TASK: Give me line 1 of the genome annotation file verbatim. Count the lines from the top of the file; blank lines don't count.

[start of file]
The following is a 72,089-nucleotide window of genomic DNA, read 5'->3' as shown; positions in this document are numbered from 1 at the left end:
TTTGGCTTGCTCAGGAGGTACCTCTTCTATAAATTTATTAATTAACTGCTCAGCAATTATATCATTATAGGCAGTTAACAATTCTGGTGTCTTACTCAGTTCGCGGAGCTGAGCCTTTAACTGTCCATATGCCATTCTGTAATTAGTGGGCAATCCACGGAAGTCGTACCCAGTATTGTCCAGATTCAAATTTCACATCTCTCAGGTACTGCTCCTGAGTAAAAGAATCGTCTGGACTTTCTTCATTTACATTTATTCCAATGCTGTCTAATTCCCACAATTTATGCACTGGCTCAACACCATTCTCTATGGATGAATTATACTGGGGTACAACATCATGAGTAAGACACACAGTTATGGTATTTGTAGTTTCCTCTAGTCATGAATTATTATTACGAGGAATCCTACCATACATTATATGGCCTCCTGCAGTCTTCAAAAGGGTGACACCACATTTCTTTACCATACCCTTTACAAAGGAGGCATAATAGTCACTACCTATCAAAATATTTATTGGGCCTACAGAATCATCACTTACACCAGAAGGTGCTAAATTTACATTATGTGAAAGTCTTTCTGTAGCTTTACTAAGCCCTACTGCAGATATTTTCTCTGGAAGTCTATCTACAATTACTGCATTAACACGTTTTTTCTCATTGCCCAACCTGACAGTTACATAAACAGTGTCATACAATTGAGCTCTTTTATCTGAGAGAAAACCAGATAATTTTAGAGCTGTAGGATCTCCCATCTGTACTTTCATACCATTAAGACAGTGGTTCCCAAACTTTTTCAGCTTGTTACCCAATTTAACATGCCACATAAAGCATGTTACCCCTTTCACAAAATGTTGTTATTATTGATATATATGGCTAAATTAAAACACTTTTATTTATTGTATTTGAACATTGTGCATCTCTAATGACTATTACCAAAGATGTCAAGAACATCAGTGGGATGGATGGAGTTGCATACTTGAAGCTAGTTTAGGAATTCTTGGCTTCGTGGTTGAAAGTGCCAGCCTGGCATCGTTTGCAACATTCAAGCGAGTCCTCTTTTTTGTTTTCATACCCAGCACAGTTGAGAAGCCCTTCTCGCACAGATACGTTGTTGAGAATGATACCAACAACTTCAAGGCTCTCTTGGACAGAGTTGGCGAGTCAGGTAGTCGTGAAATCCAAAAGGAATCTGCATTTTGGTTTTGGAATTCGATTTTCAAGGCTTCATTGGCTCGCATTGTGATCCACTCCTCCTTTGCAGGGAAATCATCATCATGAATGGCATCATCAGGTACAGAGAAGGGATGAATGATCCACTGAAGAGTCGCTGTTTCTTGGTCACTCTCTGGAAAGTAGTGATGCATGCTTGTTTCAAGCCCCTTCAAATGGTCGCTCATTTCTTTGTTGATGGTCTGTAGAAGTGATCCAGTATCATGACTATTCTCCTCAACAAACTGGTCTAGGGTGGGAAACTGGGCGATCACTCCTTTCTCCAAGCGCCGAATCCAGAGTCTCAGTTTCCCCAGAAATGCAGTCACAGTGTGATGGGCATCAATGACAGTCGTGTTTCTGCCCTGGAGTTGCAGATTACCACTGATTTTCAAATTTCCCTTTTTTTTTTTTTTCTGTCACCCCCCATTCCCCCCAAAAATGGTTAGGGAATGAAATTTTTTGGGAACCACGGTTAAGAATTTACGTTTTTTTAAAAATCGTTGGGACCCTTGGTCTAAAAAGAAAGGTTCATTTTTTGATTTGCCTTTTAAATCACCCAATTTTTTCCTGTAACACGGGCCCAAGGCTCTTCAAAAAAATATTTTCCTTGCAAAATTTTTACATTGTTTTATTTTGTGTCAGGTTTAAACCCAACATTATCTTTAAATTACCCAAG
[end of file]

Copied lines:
The following is a 72,089-nucleotide window of genomic DNA, read 5'->3' as shown; positions in this document are numbered from 1 at the left end: